21            # Calculate the beauty for the new subarray and append it to the result list
22            result.append(sorted_list[x - 1] if sorted_list[x - 1] < 0 else 0)
24        # Return the final list of beauties
25        return result
1class Solution {
2    // Method to return the beauties of all subarrays with length k.
3    public int[] getSubarrayBeauty(int[] nums, int k, int x) {
4        int length = nums.length; // Total number of elements in nums
6        // Frequency array with a size of 101, allowing for offset to handle negative numbers.
7        // Offsetting values by 50 to allow for negative values in nums.
8        int[] count = new int[101];
9        // Initialize the count array with the first ‘k’ elements in nums.
10        for (int i = 0; i < k; ++i) {
11            count[nums[i] + 50]++;
12        }
14        // Result array to store beauty of each subarray of length k.
15        int[] beautyValues = new int[length - k + 1];
16        // Store the beauty of the first subarray.
17        beautyValues[0] = calculateBeauty(count, x);
18        // Sliding window approach to calculate beauty for remaining subarrays of length k.
19        for (int end = k, start = 1; end < length; ++end) {
20            // Include the next element in the window and update its count.
21            count[nums[end] + 50]++;
22            // Exclude the element that is now outside the window and update its count.
23            count[nums[end - k] + 50]--;
24            // Calculate beauty for the new subarray and store it.
25            beautyValues[start++] = calculateBeauty(count, x);
26        }
28        return beautyValues;
29    }
31    // Helper method to calculate beauty using the frequency count array and value x.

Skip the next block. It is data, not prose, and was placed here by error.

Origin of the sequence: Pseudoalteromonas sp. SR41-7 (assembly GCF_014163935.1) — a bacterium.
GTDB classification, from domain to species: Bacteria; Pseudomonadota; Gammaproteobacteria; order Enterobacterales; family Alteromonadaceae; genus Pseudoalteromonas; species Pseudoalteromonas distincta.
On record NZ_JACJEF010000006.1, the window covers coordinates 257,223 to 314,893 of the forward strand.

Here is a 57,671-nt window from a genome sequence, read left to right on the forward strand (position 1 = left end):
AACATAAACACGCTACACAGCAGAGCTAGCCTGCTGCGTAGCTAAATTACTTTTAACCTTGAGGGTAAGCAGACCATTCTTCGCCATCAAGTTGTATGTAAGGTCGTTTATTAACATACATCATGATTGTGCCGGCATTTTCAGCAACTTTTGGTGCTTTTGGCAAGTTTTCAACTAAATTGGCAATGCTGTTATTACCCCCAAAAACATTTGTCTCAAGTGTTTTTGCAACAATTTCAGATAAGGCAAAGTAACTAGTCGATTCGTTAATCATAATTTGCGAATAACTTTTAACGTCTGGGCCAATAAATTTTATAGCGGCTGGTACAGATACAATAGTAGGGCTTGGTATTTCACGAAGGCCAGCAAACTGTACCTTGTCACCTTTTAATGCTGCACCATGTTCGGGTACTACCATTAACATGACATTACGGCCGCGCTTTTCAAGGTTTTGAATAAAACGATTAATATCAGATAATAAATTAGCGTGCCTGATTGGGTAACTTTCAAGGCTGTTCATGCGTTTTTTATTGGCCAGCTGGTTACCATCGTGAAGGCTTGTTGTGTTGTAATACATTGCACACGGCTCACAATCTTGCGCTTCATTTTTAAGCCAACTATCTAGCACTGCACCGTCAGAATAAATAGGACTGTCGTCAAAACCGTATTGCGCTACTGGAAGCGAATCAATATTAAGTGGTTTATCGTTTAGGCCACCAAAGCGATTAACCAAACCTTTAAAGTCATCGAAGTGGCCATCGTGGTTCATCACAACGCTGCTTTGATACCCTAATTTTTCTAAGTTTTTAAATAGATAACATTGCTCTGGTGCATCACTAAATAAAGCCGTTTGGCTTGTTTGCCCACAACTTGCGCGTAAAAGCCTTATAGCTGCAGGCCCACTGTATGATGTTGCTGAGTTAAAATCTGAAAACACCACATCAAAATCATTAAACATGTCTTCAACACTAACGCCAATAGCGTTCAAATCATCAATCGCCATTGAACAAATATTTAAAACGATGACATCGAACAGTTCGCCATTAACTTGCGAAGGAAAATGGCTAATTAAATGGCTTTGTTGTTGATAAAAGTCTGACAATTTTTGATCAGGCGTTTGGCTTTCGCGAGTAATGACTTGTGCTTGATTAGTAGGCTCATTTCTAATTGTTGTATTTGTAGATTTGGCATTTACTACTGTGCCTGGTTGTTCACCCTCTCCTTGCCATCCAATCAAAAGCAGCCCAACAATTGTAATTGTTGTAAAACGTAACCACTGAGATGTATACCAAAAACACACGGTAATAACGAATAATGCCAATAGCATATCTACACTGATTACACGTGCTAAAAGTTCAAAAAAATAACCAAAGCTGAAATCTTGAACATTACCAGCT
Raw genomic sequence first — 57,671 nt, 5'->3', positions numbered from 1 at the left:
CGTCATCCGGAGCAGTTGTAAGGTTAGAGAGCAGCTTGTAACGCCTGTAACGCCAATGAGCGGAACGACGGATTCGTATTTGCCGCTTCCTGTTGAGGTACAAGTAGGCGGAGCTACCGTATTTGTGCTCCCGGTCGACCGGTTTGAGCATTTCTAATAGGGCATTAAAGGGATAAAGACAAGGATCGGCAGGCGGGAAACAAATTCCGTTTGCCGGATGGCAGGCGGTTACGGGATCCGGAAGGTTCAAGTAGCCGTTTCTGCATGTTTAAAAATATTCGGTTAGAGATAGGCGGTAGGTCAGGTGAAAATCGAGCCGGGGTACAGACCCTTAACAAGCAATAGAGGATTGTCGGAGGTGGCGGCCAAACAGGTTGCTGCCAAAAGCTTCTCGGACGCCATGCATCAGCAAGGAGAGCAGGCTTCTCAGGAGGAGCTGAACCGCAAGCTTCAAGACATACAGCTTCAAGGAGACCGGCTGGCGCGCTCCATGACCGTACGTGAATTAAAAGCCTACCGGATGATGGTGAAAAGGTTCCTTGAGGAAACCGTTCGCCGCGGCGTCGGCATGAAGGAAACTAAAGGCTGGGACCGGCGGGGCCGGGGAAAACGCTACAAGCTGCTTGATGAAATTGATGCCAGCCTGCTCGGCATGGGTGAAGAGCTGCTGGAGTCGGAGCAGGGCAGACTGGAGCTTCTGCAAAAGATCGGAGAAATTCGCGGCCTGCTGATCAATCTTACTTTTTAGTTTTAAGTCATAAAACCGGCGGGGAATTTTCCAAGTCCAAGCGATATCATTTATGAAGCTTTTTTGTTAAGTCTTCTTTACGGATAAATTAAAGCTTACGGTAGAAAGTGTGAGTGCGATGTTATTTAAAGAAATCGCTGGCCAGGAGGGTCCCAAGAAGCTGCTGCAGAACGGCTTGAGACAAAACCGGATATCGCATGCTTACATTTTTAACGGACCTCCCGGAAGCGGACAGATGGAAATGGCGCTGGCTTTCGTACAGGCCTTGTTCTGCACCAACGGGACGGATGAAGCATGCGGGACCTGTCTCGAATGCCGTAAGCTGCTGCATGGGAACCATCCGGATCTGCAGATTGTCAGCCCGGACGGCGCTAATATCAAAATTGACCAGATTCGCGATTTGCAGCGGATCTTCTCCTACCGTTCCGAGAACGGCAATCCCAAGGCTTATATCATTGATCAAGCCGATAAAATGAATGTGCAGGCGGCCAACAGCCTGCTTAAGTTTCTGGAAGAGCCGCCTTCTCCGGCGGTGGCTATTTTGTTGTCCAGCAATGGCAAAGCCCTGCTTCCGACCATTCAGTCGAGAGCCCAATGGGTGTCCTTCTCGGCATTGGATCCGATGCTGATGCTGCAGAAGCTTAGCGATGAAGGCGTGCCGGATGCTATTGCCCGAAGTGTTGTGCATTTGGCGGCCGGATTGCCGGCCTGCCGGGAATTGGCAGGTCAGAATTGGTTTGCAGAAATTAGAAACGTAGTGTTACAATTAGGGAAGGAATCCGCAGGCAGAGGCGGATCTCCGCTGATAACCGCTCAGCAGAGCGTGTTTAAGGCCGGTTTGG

32    private int calculateBeauty(int[] count, int x) {
33        int sum = 0;
34        // Iterate over the count array to calculate cumulative sum.
35        for (int i = 0; i < 50; ++i) {
36            sum += count[i];
37            // If the cumulative sum is at least x, return the value representing beauty.
38            if (sum >= x) {
39                return i - 50; // Offset by 50 to get the actual value.
40            }
41        }
42        // If beauty couldn't be determined within loop range, return 0.
43        return 0;
44    }
1#include <vector>
3class Solution {
5    // Defines a method to calculate the subarray beauties for all subarrays of size k.
6    // A subarray's beauty is defined by the x-th smallest element in this subarray.
7    // nums: an integer vector
8    // k: the size of the subarrays
9    // x: the position of the element that defines the beauty
10    // Returns a vector with the beauty of each subarray
11    vector<int> getSubarrayBeauty(vector<int>& nums, int k, int x) {
12        int n = nums.size(); // total number of elements in the input array
13        int counts[101] = {}; // an array to keep the count of elements (offset by 50 to handle negative numbers)
15        // Initialize the counts for the first subarray
16        for (int i = 0; i < k; ++i) {
17            ++counts[nums[i] + 50];
18        }
20        // Create a vector to store the answer
21        vector<int> beauties(n - k + 1);
23        // Lambda function to find the x-th smallest number in the current subarray
24        auto findXthSmallest = [&](int xth) {
25            int sum = 0;
26            for (int i = 0; i < 50; ++i) {
27                sum += counts[i];
28                if (sum >= xth) { // if the cumulative count hits xth, we found our xth smallest
29                    return i - 50; // return the number considering the offset
30                }
31            }
32            return 0; // placeholder, this case should not happen as sum should always hit xth before i reaches 50
33        };